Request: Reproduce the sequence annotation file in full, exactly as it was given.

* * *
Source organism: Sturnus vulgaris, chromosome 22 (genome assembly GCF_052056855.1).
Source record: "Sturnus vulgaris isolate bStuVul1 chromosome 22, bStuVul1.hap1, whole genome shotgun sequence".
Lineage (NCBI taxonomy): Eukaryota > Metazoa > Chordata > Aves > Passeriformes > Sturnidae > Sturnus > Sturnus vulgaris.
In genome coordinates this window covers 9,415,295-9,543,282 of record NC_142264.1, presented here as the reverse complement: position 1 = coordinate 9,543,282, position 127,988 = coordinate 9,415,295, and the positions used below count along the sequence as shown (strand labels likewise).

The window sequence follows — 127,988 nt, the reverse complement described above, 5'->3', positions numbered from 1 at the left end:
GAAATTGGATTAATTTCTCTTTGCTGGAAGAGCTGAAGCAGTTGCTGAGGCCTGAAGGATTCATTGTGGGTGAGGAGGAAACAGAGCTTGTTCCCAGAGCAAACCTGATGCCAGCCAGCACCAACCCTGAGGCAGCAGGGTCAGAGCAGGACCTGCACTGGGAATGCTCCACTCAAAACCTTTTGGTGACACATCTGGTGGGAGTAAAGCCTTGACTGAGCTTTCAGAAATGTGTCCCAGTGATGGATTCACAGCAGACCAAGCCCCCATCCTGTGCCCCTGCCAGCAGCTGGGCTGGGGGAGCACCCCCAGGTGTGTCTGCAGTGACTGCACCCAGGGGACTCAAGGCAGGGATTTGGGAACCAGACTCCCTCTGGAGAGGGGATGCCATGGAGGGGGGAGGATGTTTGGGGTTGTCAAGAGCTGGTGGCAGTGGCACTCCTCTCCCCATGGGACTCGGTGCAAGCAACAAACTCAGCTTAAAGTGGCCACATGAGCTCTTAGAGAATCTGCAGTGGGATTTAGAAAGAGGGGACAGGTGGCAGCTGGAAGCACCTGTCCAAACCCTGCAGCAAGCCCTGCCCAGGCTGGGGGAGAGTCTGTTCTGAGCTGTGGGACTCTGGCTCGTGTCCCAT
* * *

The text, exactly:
Source organism: Sturnus vulgaris, chromosome 22 (genome assembly GCF_052056855.1).
Source record: "Sturnus vulgaris isolate bStuVul1 chromosome 22, bStuVul1.hap1, whole genome shotgun sequence".
Lineage (NCBI taxonomy): Eukaryota > Metazoa > Chordata > Aves > Passeriformes > Sturnidae > Sturnus > Sturnus vulgaris.
In genome coordinates this window covers 9,415,295-9,543,282 of record NC_142264.1, presented here as the reverse complement: position 1 = coordinate 9,543,282, position 127,988 = coordinate 9,415,295, and the positions used below count along the sequence as shown (strand labels likewise).

The window sequence follows — 127,988 nt, the reverse complement described above, 5'->3', positions numbered from 1 at the left end:
GAAATTGGATTAATTTCTCTTTGCTGGAAGAGCTGAAGCAGTTGCTGAGGCCTGAAGGATTCATTGTGGGTGAGGAGGAAACAGAGCTTGTTCCCAGAGCAAACCTGATGCCAGCCAGCACCAACCCTGAGGCAGCAGGGTCAGAGCAGGACCTGCACTGGGAATGCTCCACTCAAAACCTTTTGGTGACACATCTGGTGGGAGTAAAGCCTTGACTGAGCTTTCAGAAATGTGTCCCAGTGATGGATTCACAGCAGACCAAGCCCCCATCCTGTGCCCCTGCCAGCAGCTGGGCTGGGGGAGCACCCCCAGGTGTGTCTGCAGTGACTGCACCCAGGGGACTCAAGGCAGGGATTTGGGAACCAGACTCCCTCTGGAGAGGGGATGCCATGGAGGGGGGAGGATGTTTGGGGTTGTCAAGAGCTGGTGGCAGTGGCACTCCTCTCCCCATGGGACTCGGTGCAAGCAACAAACTCAGCTTAAAGTGGCCACATGAGCTCTTAGAGAATCTGCAGTGGGATTTAGAAAGAGGGGACAGGTGGCAGCTGGAAGCACCTGTCCAAACCCTGCAGCAAGCCCTGCCCAGGCTGGGGGAGAGTCTGTTCTGAGCTGTGGGACTCTGGCTCGTGTCCCAT